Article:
An overview by Nicolas Rowley, MA, PGCE, MRCS, LRCP. London, 2017.

(Excerpt from the overview, which can be downloaded in pdf, see below)


Most CAM training in Europe is designed and delivered by non-profit associations and institutions, or by private teaching/training centres dedicated to a particular CAM discipline. In some parts of Europe (notably the UK), a number of CAM therapies are taught at Universities, both at undergraduate (Bachelor) and postgraduate (Masters) level.

Academic standards, curriculum content, learning outcomes and examination procedures are generally overseen by professional bodies of each discipline, each with its own defined standards of and requirements for training, accreditation, registration and ongoing CPD. There is no current overall European framework for CAM training, though a number of initiatives (notably in the field of Herbal Medicine) are working to develop a consensus on which such a framework could be built.

Medical doctors training in CAM often attend the same training institutions as non-medically qualified students, though some courses are offered by European Universities as postgraduate training courses for doctors only. There are Professorial chairs in CAM in some EU member states, and most EU undergraduate medical curricula contain some broad introduction to CAM, though such classes are often not obligatory for medical students.

The CAM professions make a considerable effort to work with health and education authorities at a national level in an attempt to create state-recognised training courses and accreditation procedures. Take up of these ideas in Europe as a whole is slow, however.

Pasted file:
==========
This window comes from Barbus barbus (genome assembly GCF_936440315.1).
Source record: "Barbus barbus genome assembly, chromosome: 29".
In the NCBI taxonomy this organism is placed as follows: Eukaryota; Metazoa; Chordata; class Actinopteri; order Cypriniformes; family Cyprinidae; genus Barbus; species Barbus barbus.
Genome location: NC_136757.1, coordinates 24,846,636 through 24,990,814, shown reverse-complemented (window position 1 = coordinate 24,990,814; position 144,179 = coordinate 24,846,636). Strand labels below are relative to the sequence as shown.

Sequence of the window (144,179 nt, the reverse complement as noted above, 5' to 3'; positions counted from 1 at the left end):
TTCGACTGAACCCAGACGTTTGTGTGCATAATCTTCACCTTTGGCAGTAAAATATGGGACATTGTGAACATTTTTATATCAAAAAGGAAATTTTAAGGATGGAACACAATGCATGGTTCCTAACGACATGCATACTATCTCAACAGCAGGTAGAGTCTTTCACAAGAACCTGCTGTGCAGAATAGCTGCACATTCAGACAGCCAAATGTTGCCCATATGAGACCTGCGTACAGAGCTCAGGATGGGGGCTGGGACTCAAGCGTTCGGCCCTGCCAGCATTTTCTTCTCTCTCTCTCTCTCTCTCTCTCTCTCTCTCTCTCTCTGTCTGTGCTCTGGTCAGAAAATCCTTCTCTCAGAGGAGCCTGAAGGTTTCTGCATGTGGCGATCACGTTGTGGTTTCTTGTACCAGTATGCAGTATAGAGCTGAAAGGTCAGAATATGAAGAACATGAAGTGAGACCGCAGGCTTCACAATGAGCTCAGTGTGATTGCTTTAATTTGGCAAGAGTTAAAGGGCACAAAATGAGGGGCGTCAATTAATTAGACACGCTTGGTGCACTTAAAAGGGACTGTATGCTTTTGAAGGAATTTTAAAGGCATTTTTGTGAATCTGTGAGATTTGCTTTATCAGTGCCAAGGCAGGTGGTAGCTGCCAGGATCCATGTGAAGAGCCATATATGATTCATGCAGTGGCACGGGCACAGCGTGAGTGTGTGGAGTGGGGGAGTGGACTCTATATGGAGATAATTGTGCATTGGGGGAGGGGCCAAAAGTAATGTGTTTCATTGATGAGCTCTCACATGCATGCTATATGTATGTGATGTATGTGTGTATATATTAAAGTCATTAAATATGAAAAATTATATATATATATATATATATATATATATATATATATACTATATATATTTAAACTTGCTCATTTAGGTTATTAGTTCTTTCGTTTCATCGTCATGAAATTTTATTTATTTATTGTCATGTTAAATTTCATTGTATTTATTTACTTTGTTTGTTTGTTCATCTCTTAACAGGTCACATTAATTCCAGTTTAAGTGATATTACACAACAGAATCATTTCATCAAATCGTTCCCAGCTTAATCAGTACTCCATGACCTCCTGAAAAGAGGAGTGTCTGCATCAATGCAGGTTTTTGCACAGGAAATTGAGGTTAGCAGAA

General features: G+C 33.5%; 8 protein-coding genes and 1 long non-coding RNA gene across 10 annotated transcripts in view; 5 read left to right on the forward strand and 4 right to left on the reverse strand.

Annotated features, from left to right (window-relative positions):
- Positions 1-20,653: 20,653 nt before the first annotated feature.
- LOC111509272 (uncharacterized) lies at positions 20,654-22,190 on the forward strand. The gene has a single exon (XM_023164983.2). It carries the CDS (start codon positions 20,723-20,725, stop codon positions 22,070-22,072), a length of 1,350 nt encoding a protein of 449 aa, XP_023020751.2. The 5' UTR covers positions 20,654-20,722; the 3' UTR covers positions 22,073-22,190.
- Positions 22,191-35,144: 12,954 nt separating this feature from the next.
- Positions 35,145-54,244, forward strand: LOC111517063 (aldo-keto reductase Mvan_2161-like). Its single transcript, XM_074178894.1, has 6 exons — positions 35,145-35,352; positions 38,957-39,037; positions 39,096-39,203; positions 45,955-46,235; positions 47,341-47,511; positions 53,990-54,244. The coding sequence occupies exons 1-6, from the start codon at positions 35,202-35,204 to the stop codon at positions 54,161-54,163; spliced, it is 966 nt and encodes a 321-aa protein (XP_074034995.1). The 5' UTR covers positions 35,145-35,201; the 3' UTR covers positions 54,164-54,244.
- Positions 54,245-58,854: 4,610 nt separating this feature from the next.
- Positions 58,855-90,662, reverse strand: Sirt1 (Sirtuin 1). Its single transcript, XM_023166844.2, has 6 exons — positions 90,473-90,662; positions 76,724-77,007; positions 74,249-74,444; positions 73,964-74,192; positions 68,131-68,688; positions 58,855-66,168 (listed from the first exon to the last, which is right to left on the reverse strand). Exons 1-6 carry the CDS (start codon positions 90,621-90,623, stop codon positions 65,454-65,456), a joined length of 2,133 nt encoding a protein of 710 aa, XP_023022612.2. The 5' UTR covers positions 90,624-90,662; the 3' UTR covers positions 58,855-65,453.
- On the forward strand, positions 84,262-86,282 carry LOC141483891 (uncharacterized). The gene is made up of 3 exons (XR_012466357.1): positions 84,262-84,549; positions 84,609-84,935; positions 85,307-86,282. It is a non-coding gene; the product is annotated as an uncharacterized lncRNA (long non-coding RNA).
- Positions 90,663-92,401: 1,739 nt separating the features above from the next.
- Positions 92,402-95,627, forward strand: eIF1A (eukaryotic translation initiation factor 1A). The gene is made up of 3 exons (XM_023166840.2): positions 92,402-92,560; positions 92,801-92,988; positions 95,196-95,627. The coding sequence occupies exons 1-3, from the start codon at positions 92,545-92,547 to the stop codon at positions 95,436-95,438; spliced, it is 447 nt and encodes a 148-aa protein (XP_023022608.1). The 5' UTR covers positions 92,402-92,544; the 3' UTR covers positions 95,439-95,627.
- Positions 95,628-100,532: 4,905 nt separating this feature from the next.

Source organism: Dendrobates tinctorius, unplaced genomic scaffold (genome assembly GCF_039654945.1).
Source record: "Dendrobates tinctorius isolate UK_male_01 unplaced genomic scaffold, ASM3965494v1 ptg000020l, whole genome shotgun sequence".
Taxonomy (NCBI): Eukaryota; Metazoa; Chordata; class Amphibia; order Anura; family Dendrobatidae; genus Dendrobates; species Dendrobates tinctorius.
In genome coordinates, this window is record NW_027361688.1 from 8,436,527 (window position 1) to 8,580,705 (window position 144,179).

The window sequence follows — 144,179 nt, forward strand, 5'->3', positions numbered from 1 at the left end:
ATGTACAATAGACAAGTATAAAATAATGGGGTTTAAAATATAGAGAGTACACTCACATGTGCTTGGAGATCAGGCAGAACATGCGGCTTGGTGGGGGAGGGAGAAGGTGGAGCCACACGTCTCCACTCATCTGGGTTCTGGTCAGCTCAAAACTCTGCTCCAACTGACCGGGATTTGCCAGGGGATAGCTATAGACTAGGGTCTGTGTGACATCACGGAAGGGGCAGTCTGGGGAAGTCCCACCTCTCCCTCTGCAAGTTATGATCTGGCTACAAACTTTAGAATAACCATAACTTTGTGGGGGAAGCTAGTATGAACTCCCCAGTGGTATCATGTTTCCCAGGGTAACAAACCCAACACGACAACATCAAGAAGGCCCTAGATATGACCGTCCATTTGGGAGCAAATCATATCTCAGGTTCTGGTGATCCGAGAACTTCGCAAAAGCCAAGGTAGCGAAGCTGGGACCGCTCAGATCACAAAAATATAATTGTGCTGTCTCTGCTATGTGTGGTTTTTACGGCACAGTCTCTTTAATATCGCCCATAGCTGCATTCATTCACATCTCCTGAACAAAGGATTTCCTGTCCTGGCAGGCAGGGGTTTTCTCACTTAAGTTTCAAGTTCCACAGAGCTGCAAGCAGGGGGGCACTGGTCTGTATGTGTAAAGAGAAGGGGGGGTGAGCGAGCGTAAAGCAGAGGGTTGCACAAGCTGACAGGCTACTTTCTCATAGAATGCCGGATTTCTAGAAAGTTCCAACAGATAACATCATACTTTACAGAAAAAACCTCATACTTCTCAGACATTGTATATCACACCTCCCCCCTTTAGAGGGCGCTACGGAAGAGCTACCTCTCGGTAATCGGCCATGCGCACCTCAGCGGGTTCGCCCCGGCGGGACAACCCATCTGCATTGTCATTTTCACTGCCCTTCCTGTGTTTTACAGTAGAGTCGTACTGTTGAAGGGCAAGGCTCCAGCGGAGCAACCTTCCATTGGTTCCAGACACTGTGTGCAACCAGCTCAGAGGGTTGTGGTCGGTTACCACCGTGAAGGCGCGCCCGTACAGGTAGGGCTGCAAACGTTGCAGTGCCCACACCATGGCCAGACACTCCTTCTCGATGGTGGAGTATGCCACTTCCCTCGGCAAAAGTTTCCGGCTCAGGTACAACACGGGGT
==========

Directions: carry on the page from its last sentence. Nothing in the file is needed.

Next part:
Standardisation of legal status, and harmonisation of training and certification of CAM practitioners through centralised, independent bodies, would have enormous value in terms of patient choice and patient safety, particularly in the management of chronic disease.

Numbers of CAM students

Though detailed research in this area is lacking, it is generally reckoned that there are approximately 5,000 CAM students in the UK at any given time, and approximately 22,000 CAM practitioners.

CAMbrella (von Ammon, 2013) estimate that there are 160,000 ‘non-doctor’ CAM practitioners in Europe as a whole, which suggests that the total number of CAM students in Europe is of the order of 35,000. A majority of these students are likely to be concentrated in those countries that allow the practice of alternative and complementary by ‘non-medically qualified' individuals (including the United Kingdom, Ireland, Portugal, Germany, the Netherlands, Denmark and Norway) - see Appendix A6 - although there are CAM training courses available in many other countries. Training in Reflexology/Zone Therapy, for example, is available in Slovenia, the Netherlands, Germany, Belgium, France, Spain, Denmark, Sweden, United Kingdom, Portugal, Ireland, Norway, Poland, Italy, Greece, Estonia, Georgia, the Slovak Republic and Switzerland.


The cost of CAM training at undergraduate level is high, and in the UK ranges from €5,000 to €9,000 per year (and significantly more for international students), though a plethora of short courses in a myriad of disciplines are available at low to medium cost (of the order of €100-150 per day of study.


Read the entire document here (pdf)